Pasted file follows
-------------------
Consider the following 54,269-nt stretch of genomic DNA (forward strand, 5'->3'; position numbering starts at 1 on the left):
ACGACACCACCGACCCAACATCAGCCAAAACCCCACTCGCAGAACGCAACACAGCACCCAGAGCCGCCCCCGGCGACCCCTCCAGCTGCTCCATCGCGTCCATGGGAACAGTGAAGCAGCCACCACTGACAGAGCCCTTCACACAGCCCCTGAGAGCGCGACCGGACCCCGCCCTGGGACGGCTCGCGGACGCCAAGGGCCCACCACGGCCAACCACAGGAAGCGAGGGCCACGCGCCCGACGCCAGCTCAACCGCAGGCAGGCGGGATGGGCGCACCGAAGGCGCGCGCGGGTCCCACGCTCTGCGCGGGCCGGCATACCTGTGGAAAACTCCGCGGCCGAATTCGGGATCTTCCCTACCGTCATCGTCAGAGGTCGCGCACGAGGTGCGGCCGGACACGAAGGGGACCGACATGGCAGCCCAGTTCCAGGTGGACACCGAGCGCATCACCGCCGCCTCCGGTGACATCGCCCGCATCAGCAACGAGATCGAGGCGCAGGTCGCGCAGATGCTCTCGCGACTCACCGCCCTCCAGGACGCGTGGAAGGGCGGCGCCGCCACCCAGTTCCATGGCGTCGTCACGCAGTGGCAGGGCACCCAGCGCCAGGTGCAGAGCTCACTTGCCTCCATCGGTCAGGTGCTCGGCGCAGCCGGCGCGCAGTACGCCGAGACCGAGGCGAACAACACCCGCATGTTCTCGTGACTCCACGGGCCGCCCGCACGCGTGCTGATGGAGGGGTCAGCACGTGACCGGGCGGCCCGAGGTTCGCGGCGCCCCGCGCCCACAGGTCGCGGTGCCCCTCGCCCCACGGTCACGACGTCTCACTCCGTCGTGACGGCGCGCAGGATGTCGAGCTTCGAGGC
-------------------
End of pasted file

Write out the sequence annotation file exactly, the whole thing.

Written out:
Consider the following 54,269-nt stretch of genomic DNA (forward strand, 5'->3'; position numbering starts at 1 on the left):
ACGACACCACCGACCCAACATCAGCCAAAACCCCACTCGCAGAACGCAACACAGCACCCAGAGCCGCCCCCGGCGACCCCTCCAGCTGCTCCATCGCGTCCATGGGAACAGTGAAGCAGCCACCACTGACAGAGCCCTTCACACAGCCCCTGAGAGCGCGACCGGACCCCGCCCTGGGACGGCTCGCGGACGCCAAGGGCCCACCACGGCCAACCACAGGAAGCGAGGGCCACGCGCCCGACGCCAGCTCAACCGCAGGCAGGCGGGATGGGCGCACCGAAGGCGCGCGCGGGTCCCACGCTCTGCGCGGGCCGGCATACCTGTGGAAAACTCCGCGGCCGAATTCGGGATCTTCCCTACCGTCATCGTCAGAGGTCGCGCACGAGGTGCGGCCGGACACGAAGGGGACCGACATGGCAGCCCAGTTCCAGGTGGACACCGAGCGCATCACCGCCGCCTCCGGTGACATCGCCCGCATCAGCAACGAGATCGAGGCGCAGGTCGCGCAGATGCTCTCGCGACTCACCGCCCTCCAGGACGCGTGGAAGGGCGGCGCCGCCACCCAGTTCCATGGCGTCGTCACGCAGTGGCAGGGCACCCAGCGCCAGGTGCAGAGCTCACTTGCCTCCATCGGTCAGGTGCTCGGCGCAGCCGGCGCGCAGTACGCCGAGACCGAGGCGAACAACACCCGCATGTTCTCGTGACTCCACGGGCCGCCCGCACGCGTGCTGATGGAGGGGTCAGCACGTGACCGGGCGGCCCGAGGTTCGCGGCGCCCCGCGCCCACAGGTCGCGGTGCCCCTCGCCCCACGGTCACGACGTCTCACTCCGTCGTGACGGCGCGCAGGATGTCGAGCTTCGAGGC